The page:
How Machine Learning Will Impact MDM

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In this special guest feature, Christophe Marcant, Senior VP for Strategy & Communication for Stibo Systems, explains how there is great opportunity to leverage machine learning (ML) to adapt data from a source to a consumer faster. So, rather than focusing on enforcing format and meaning to facilitate exchanges, ML will enable organizations to discover patterns in data, propose associations, correlations, and adaptation. Christophe Marcant is senior vice president for strategy & communication for Stibo Systems, a global provider of multidomain Master Data Management (MDM) solutions. For 10 years as a retailer, Christophe focused on how product information can be leveraged in e-commerce and omni-channel initiatives. Prior to joining Stibo Systems, he led SapientNitro’s PIM practice, where he advised clients worldwide as they considered new product information strategies.

The traditional “system of control“ approach to master data management (MDM) — where the focus is on centralizing and controlling data to better distribute information via a system of control —  is no longer sufficient for an organization to be in command of its data. Thanks to the internet of things (IoT), machine learning (ML) and artificial intelligence (AI), the world is becoming increasingly digital. Just ask Gartner analyst Frank Buytendijk, who predicted in a March 2017 presentation that “In 2016, spending on IoT hardware will exceed $2.5 million … every minute.”

As a result, the challenge of creating a trusted view of all available data and meeting the demands of business users is about to get much more demanding. Today, it is even more critical that companies become data agile so they can adapt to ever-changing demands and be enabled rather than hindered by data. The demand for MDM is moving toward the creation of a “system of engagement” where the emphasis is placed on creating next-generation communication and collaboration capabilities.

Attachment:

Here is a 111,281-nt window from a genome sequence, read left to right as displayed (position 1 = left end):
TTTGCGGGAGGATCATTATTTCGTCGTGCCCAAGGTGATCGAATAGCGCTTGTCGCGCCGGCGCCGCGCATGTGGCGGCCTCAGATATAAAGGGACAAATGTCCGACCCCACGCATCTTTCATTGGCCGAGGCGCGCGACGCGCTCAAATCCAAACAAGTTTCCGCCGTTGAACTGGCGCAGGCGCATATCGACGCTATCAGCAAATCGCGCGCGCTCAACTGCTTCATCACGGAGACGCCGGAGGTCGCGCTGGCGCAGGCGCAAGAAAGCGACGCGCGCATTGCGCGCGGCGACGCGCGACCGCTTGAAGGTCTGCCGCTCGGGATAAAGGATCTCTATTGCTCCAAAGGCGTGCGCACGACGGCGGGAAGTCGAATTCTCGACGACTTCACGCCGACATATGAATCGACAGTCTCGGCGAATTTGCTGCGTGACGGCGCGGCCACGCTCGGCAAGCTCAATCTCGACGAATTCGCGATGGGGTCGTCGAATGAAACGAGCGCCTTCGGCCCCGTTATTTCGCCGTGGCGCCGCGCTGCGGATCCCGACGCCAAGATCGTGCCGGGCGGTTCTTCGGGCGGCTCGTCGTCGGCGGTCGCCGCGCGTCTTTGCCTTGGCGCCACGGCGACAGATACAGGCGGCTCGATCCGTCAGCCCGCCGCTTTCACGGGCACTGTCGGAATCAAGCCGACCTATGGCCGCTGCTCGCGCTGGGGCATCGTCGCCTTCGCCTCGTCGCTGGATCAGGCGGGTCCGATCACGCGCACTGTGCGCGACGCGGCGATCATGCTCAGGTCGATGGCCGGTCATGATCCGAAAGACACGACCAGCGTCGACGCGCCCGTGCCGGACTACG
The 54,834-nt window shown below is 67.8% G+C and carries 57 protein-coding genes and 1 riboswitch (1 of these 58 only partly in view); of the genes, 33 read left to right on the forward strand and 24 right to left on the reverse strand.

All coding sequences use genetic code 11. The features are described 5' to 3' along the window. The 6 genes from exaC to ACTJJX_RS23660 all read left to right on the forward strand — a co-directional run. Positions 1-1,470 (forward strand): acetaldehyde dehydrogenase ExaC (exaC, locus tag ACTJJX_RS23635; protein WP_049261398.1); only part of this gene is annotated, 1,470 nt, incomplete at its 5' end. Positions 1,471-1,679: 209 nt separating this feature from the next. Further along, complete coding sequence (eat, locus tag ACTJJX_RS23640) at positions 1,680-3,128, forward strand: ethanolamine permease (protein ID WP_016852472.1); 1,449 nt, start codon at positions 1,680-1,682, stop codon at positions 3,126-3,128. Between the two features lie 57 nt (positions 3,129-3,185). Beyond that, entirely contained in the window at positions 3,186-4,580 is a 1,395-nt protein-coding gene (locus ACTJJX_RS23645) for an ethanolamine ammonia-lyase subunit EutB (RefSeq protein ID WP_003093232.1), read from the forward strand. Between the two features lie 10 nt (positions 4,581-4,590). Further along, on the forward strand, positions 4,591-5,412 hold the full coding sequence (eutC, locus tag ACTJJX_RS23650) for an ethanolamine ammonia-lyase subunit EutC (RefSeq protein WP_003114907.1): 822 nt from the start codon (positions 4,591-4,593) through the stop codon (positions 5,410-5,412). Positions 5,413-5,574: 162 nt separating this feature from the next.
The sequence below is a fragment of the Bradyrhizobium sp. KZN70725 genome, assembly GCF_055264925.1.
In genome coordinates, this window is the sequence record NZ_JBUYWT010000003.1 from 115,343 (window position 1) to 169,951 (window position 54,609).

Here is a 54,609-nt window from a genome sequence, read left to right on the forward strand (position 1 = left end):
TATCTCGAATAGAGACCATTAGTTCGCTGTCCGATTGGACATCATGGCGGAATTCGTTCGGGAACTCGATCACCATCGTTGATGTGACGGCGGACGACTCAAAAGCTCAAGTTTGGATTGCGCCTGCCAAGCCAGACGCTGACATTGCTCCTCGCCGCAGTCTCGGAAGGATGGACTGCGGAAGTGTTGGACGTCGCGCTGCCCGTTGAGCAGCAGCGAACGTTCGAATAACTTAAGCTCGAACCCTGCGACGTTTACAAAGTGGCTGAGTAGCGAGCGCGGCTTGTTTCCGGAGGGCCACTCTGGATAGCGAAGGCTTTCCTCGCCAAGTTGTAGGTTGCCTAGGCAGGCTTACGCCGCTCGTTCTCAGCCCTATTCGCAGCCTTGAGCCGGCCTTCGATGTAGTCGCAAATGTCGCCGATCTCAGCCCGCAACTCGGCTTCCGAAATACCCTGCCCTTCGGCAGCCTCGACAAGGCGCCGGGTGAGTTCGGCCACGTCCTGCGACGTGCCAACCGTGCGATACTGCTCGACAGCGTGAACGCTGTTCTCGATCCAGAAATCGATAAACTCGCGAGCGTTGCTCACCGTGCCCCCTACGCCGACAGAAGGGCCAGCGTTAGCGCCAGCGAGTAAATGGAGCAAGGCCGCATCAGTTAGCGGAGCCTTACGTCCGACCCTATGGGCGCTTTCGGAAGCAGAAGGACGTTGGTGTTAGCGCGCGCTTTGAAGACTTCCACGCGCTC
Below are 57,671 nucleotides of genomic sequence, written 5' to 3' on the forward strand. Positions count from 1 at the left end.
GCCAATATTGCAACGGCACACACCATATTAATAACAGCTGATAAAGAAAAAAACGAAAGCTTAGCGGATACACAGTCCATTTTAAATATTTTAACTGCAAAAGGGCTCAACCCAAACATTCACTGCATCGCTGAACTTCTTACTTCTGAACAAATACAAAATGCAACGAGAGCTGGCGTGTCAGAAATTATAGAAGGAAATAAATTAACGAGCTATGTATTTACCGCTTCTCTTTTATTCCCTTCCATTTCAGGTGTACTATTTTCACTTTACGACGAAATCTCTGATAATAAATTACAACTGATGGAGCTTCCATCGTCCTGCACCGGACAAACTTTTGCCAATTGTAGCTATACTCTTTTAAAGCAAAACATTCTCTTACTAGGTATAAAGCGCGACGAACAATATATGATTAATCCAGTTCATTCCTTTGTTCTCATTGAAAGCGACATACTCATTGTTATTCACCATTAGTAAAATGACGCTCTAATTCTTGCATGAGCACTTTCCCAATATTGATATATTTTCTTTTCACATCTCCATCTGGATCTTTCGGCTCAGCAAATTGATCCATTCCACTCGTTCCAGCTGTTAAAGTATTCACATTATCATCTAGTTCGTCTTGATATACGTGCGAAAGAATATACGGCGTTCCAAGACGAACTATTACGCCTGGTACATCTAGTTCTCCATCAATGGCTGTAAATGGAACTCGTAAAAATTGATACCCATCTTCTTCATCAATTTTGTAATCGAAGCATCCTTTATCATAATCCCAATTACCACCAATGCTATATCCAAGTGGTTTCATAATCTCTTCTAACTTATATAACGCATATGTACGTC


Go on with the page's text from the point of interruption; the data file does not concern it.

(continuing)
The growing concept of IoT and its expansion will become even more pervasive due to the persistent development of Wi-Fi availability. In fact Forrester predicts, “IoT will be distributed across edge and cloud, boosted by AI and containers.” In other words, not only will Wi-Fi availability assist the growth of IoT, but also new machine learning. Both factors will enable nearly any device that can be connected to the internet to be connected to each other as well. Machines and devices will increasingly be driven by data and, therefore, will also become part of the over-all IoT equation.

What ML Means for MDM

Instead of being used as a system of control, the market will soon demand that MDM solutions adapt and react to data demands quicker, whether internally or externally. Defined by some as a kind of artificial intelligence that provides computers with the ability to learn without being explicitly programmed, there is great opportunity to leverage machine learning to adapt data from a source to a consumer faster. Rather than focusing on enforcing format and meaning to facilitate exchanges, ML will enable organizations to discover patterns in data, as well as propose associations, correlations, and adaptation.

For instance, machine learning uses algorithms and pulls from existing data to create a prediction, so the more data a system processes, the more it will learn. It will also allow for any new data to be taken into consideration as needed by relying upon prior interactions, which will render traditional extract-transform-load (ETL) approaches a thing of the past.  So, what does this mean for MDM?  According to Andrew White of Gartner, “Deep learning will not make MDM go away.  We just need to keep our feet on the ground and understand the kinds of problems that deep learning can help with.”

While master data management has helped, enterprises still need to consolidate their views of the customer or product from within their own internal sources. These solutions have not scaled to handle the connected world. No matter how much data there is, or how fast it needs to move, the aim is to deliver timely information that users can convert into insight. MDM solutions strengthen an organization’s Big Data efforts in a number of ways by feeding information to the larger effort and by providing:

  • A connected source for eCRM, personalization, social commerce, and offline activity
  • The ability to combine product and customer master data with dynamic information based on analysis of Web and social media data
  • The opportunity to one day create a single source of behavioral information that can originate from multiple data sources
  • A single data source for all channels

Master data management solutions will continue to be the source of truth and will serve as a logical starting point for Big Data analysis. Companies considering utilizing Big Data applications need to have a full MDM strategy in place as master data management will serve as the backbone of Big Data applications. These applications in turn will supplement Big Data streams, allowing organizations to gain better analysis and more accurate insights from all types of data and sources regardless of how they were obtained.


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